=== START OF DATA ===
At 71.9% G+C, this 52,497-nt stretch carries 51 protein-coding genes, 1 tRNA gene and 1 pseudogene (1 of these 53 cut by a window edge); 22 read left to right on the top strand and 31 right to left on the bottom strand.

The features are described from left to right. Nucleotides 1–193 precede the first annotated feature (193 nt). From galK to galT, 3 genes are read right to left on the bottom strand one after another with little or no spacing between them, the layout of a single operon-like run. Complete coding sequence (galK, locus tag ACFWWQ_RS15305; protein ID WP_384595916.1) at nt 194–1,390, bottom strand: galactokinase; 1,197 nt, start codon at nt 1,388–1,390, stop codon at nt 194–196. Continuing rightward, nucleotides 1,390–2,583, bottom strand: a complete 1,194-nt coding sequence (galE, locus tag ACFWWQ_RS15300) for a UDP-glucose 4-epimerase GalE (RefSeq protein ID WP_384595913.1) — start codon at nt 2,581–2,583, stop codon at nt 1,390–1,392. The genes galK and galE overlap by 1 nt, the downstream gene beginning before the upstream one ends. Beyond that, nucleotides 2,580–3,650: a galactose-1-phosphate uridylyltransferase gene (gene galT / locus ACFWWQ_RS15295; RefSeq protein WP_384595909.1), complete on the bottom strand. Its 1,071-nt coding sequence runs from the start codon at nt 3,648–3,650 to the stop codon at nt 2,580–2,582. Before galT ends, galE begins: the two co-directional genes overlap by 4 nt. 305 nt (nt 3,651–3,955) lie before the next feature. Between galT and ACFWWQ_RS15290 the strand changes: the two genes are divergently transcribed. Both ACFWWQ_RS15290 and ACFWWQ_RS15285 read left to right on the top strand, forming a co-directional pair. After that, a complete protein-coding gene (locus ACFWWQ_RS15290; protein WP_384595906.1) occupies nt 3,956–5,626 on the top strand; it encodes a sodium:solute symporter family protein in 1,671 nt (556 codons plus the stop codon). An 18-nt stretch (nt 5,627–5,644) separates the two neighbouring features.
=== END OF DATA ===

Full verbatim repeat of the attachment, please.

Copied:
At 71.9% G+C, this 52,497-nt stretch carries 51 protein-coding genes, 1 tRNA gene and 1 pseudogene (1 of these 53 cut by a window edge); 22 read left to right on the top strand and 31 right to left on the bottom strand.

The features are described from left to right. Nucleotides 1–193 precede the first annotated feature (193 nt). From galK to galT, 3 genes are read right to left on the bottom strand one after another with little or no spacing between them, the layout of a single operon-like run. Complete coding sequence (galK, locus tag ACFWWQ_RS15305; protein ID WP_384595916.1) at nt 194–1,390, bottom strand: galactokinase; 1,197 nt, start codon at nt 1,388–1,390, stop codon at nt 194–196. Continuing rightward, nucleotides 1,390–2,583, bottom strand: a complete 1,194-nt coding sequence (galE, locus tag ACFWWQ_RS15300) for a UDP-glucose 4-epimerase GalE (RefSeq protein ID WP_384595913.1) — start codon at nt 2,581–2,583, stop codon at nt 1,390–1,392. The genes galK and galE overlap by 1 nt, the downstream gene beginning before the upstream one ends. Beyond that, nucleotides 2,580–3,650: a galactose-1-phosphate uridylyltransferase gene (gene galT / locus ACFWWQ_RS15295; RefSeq protein WP_384595909.1), complete on the bottom strand. Its 1,071-nt coding sequence runs from the start codon at nt 3,648–3,650 to the stop codon at nt 2,580–2,582. Before galT ends, galE begins: the two co-directional genes overlap by 4 nt. 305 nt (nt 3,651–3,955) lie before the next feature. Between galT and ACFWWQ_RS15290 the strand changes: the two genes are divergently transcribed. Both ACFWWQ_RS15290 and ACFWWQ_RS15285 read left to right on the top strand, forming a co-directional pair. After that, a complete protein-coding gene (locus ACFWWQ_RS15290; protein WP_384595906.1) occupies nt 3,956–5,626 on the top strand; it encodes a sodium:solute symporter family protein in 1,671 nt (556 codons plus the stop codon). An 18-nt stretch (nt 5,627–5,644) separates the two neighbouring features.